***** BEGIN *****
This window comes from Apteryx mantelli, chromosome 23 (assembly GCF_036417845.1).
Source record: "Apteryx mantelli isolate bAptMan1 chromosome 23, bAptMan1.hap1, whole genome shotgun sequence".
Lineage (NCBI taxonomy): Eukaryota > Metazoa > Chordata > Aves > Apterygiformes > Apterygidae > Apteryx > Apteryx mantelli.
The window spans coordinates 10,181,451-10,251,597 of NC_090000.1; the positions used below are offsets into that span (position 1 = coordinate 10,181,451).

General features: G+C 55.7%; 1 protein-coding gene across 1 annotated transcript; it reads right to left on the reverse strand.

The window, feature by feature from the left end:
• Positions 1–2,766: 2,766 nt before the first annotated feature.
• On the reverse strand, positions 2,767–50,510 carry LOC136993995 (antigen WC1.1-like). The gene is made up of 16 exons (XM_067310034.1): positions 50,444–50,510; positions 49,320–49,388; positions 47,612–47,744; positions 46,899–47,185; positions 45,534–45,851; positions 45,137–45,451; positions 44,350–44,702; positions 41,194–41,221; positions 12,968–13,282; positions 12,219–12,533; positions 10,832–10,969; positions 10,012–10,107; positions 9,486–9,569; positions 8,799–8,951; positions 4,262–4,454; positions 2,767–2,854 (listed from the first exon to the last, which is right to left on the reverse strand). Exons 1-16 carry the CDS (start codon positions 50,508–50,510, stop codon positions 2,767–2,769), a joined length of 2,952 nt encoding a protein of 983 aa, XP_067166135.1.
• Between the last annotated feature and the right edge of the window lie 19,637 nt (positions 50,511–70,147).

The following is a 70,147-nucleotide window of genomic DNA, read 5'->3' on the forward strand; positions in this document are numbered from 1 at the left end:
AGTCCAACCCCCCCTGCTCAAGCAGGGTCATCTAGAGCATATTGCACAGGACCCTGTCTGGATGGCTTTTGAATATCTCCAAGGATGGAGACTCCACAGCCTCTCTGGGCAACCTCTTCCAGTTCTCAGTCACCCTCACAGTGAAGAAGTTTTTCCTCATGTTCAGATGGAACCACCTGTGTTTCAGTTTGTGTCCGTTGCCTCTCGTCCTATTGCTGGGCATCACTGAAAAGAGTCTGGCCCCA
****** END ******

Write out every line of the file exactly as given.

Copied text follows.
This window comes from Apteryx mantelli, chromosome 23 (assembly GCF_036417845.1).
Source record: "Apteryx mantelli isolate bAptMan1 chromosome 23, bAptMan1.hap1, whole genome shotgun sequence".
Lineage (NCBI taxonomy): Eukaryota > Metazoa > Chordata > Aves > Apterygiformes > Apterygidae > Apteryx > Apteryx mantelli.
The window spans coordinates 10,181,451-10,251,597 of NC_090000.1; the positions used below are offsets into that span (position 1 = coordinate 10,181,451).

General features: G+C 55.7%; 1 protein-coding gene across 1 annotated transcript; it reads right to left on the reverse strand.

The window, feature by feature from the left end:
• Positions 1–2,766: 2,766 nt before the first annotated feature.
• On the reverse strand, positions 2,767–50,510 carry LOC136993995 (antigen WC1.1-like). The gene is made up of 16 exons (XM_067310034.1): positions 50,444–50,510; positions 49,320–49,388; positions 47,612–47,744; positions 46,899–47,185; positions 45,534–45,851; positions 45,137–45,451; positions 44,350–44,702; positions 41,194–41,221; positions 12,968–13,282; positions 12,219–12,533; positions 10,832–10,969; positions 10,012–10,107; positions 9,486–9,569; positions 8,799–8,951; positions 4,262–4,454; positions 2,767–2,854 (listed from the first exon to the last, which is right to left on the reverse strand). Exons 1-16 carry the CDS (start codon positions 50,508–50,510, stop codon positions 2,767–2,769), a joined length of 2,952 nt encoding a protein of 983 aa, XP_067166135.1.
• Between the last annotated feature and the right edge of the window lie 19,637 nt (positions 50,511–70,147).

The following is a 70,147-nucleotide window of genomic DNA, read 5'->3' on the forward strand; positions in this document are numbered from 1 at the left end:
AGTCCAACCCCCCCTGCTCAAGCAGGGTCATCTAGAGCATATTGCACAGGACCCTGTCTGGATGGCTTTTGAATATCTCCAAGGATGGAGACTCCACAGCCTCTCTGGGCAACCTCTTCCAGTTCTCAGTCACCCTCACAGTGAAGAAGTTTTTCCTCATGTTCAGATGGAACCACCTGTGTTTCAGTTTGTGTCCGTTGCCTCTCGTCCTATTGCTGGGCATCACTGAAAAGAGTCTGGCCCCA